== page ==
Isolate the SAN network
Rick Cook

Although the files on a SAN travel over a specialized network dedicated to storage, things like requests for files are usually sent over the enterprise LAN, usually Ethernet. This separation of files from management information improves the performance of the SAN because it is optimized for the larger blocks of data associated with files rather than the relatively small blocks of file requests and such. However sending the SAN control information over the regular LAN can degrade performance if design isn't carefully considered.

According to Piyush Patel, director of multimedia and digital communications at Northern Oklahoma College (Tonkawa, OK), the school's multimedia lab (

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www.mmdclab) suffered from this problem when it was initially installed. A dedicated SAN supports the students learning digital video production and character animation in an intensive 16-week course that gives the storage system a heavy workout. Since the students are in class eight hours a day, six days a week, performance in critical to them in getting their projects done on time.

"We were initially on the school network, which is tapped into thousands of workstations and there's just too much traffic," Patel says. The school got a significant increase in SAN performance, Patel says, when it installed an Ethernet switch just for the lab and its 23 workstations. "Now a request can be directly processed and sent right back without having to travel through so many routers, hubs and switches," he says.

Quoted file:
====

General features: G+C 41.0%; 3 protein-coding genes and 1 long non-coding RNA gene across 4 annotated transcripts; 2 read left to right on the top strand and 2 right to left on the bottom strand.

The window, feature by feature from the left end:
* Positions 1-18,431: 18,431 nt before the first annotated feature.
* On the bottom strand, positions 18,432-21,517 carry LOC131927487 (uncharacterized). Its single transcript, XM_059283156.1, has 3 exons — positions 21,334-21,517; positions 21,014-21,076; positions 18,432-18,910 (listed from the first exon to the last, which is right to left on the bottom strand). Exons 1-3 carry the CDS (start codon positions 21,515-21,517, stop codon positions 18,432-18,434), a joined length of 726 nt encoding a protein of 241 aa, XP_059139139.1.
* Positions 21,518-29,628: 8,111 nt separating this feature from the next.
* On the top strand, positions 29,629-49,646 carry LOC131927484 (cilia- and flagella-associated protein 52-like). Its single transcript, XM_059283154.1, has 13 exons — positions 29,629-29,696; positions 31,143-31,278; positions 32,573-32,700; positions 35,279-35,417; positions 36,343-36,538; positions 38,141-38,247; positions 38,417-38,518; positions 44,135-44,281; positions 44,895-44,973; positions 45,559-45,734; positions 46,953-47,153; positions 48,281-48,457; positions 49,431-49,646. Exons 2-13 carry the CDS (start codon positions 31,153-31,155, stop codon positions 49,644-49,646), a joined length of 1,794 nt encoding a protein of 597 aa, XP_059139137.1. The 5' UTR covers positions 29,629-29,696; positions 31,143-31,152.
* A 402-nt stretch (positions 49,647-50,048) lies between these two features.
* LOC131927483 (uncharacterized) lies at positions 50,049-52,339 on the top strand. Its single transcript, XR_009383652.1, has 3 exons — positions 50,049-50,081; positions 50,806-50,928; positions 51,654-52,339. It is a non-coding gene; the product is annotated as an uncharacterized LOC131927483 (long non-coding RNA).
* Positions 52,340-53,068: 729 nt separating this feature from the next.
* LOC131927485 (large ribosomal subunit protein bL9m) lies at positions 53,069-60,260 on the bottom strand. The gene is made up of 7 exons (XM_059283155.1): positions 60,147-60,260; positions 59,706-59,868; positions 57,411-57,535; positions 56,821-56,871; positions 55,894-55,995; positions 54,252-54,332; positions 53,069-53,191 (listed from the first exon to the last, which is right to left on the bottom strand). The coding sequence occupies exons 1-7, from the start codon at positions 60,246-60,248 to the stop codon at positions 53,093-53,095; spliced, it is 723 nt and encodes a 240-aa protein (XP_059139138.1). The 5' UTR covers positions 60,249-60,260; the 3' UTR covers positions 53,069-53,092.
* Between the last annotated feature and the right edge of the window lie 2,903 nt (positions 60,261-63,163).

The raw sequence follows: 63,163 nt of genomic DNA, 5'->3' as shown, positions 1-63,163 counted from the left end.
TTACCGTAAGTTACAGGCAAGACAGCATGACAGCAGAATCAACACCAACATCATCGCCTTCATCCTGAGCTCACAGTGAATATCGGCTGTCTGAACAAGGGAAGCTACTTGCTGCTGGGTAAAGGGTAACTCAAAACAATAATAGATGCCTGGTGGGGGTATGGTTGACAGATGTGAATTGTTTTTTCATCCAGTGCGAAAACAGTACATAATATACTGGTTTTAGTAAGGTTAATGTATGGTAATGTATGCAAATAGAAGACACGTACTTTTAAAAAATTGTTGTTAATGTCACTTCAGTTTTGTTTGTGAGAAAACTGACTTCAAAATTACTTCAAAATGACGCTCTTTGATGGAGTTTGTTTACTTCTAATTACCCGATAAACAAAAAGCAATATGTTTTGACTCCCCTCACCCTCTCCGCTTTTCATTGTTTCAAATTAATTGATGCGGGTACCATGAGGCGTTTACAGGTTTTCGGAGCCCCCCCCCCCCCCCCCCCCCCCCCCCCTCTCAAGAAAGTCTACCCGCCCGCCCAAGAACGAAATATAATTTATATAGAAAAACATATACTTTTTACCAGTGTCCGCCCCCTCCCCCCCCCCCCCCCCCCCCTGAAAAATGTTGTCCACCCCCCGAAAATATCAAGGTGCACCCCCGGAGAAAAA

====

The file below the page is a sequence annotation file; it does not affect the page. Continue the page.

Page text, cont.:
Rick Cook has been writing about mass storage since the days when the term meant an 80K floppy disk. The computers he learned on used ferrite cores and magnetic drums. For the last twenty years he has been a freelance writer specializing in storage and other computer issues.

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Related Book

Designing Storage Area Networks: A Practical Reference for Implementing Fibre Channel SANs 
Author : Tom Clark
Publisher : Addison Wesley
Summary : 
Storage Area Networks (SANs) powered by Fibre Channel technology far exceed the capabilities of traditional storage and throughput methods and are quickly becoming the solution of choice for organizations that require high-volume data handling capacity. Written for network developers, technical staff, IT consultants, administrators, and managers, Designing Storage Area Networks goes far beyond a straight description of Fibre Channel specifications and standards; it offers practical guidelines for implementing and utilizing SANs to solve the real-world needs of business networks.


This was first published in June 2001

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